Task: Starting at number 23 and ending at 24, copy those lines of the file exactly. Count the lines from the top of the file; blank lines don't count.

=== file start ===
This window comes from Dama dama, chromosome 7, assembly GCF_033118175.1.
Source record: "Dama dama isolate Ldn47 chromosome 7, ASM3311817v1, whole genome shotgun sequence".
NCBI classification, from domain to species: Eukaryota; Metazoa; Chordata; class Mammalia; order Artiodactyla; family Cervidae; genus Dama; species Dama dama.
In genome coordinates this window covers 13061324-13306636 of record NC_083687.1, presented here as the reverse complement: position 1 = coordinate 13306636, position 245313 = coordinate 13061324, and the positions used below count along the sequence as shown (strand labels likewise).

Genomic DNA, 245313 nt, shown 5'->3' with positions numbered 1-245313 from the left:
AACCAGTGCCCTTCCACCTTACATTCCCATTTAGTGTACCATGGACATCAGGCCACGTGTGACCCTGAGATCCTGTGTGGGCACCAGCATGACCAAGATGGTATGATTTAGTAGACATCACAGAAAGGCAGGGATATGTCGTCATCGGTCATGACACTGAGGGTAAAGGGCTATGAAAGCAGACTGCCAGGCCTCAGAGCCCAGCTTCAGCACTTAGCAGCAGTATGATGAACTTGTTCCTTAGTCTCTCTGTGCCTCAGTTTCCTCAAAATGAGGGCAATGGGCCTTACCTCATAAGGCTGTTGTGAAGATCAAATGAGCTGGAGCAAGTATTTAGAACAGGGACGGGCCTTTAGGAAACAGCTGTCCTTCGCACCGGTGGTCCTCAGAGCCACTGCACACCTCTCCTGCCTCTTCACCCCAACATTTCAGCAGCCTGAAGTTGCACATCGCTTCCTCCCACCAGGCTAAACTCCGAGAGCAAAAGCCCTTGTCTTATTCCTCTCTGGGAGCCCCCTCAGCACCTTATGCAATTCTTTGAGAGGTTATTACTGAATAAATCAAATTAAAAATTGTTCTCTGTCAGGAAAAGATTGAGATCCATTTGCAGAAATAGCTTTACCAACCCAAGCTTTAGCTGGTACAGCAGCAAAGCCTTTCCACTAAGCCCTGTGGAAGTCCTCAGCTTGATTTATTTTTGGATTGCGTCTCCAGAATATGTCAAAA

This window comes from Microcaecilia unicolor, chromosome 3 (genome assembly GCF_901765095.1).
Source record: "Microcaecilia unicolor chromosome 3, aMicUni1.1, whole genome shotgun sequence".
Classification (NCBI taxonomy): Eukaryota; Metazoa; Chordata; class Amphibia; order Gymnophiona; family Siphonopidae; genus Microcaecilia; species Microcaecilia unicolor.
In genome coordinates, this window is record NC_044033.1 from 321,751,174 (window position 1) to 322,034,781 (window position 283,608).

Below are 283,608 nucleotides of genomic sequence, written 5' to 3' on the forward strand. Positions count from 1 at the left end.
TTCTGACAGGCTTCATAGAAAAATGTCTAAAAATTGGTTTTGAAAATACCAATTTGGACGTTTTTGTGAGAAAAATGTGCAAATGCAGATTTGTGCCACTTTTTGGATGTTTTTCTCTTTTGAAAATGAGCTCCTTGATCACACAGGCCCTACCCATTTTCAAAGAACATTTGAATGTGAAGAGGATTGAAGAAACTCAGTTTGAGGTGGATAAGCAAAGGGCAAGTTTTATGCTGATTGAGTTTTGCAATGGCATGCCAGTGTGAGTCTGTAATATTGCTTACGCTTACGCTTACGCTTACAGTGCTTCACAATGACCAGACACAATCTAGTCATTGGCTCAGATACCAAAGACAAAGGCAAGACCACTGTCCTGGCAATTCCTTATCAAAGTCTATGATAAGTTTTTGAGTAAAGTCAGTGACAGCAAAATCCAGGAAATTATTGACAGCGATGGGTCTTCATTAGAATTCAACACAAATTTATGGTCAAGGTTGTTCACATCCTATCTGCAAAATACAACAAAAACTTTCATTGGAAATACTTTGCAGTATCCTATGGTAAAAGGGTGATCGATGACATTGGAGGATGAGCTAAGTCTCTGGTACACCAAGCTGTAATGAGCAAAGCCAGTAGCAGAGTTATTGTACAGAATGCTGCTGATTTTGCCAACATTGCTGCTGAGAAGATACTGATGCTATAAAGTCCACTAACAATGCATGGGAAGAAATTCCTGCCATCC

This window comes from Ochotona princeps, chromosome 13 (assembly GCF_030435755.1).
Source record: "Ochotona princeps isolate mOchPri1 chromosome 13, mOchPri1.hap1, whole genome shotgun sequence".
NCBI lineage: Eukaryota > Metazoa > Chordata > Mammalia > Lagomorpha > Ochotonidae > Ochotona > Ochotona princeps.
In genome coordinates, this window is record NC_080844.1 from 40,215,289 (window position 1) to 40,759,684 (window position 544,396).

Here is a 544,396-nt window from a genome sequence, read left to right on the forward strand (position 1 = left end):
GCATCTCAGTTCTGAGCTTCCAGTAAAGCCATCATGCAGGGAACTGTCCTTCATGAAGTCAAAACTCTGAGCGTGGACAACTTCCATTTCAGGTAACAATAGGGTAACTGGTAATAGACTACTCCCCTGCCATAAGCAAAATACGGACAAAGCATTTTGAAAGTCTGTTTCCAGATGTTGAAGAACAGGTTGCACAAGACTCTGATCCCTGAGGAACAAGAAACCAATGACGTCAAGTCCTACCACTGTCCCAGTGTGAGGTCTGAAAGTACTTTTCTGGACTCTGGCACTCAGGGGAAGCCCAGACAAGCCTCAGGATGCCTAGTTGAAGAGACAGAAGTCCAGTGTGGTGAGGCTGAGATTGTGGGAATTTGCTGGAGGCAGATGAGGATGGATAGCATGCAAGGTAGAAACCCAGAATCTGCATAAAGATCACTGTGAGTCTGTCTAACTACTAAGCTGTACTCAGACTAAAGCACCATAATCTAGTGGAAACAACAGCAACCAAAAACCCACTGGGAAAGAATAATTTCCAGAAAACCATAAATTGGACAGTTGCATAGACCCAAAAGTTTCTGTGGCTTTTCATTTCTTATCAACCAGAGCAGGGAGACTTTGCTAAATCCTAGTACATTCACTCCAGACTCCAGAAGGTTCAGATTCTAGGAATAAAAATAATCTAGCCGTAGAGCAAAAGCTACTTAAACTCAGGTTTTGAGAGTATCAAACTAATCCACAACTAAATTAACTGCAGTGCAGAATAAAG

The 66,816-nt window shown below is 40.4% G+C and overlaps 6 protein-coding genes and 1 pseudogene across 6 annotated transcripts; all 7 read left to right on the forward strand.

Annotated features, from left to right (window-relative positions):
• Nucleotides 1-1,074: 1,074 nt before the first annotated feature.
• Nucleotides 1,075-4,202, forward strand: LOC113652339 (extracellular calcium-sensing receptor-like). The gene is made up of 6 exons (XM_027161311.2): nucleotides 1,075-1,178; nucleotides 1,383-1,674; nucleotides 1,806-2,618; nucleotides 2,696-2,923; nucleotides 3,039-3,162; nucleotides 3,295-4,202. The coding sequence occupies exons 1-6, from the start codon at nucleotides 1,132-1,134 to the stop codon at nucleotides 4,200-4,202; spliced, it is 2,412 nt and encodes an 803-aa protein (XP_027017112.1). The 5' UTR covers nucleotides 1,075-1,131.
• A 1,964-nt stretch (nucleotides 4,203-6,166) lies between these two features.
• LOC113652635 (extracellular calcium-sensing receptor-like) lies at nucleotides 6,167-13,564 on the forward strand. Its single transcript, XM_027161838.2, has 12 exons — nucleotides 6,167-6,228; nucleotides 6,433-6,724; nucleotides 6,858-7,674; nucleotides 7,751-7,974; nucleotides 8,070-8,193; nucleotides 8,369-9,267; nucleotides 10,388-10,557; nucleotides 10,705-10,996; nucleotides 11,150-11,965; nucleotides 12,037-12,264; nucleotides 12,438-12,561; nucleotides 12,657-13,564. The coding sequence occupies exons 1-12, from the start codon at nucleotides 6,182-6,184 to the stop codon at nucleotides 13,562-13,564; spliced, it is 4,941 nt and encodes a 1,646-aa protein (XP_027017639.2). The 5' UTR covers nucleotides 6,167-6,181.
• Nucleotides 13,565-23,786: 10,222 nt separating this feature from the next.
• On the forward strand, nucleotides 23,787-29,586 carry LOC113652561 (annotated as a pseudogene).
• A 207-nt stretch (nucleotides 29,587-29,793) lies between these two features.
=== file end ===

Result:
• A 1,964-nt stretch (nucleotides 4,203-6,166) lies between these two features.
• LOC113652635 (extracellular calcium-sensing receptor-like) lies at nucleotides 6,167-13,564 on the forward strand. Its single transcript, XM_027161838.2, has 12 exons — nucleotides 6,167-6,228; nucleotides 6,433-6,724; nucleotides 6,858-7,674; nucleotides 7,751-7,974; nucleotides 8,070-8,193; nucleotides 8,369-9,267; nucleotides 10,388-10,557; nucleotides 10,705-10,996; nucleotides 11,150-11,965; nucleotides 12,037-12,264; nucleotides 12,438-12,561; nucleotides 12,657-13,564. The coding sequence occupies exons 1-12, from the start codon at nucleotides 6,182-6,184 to the stop codon at nucleotides 13,562-13,564; spliced, it is 4,941 nt and encodes a 1,646-aa protein (XP_027017639.2). The 5' UTR covers nucleotides 6,167-6,181.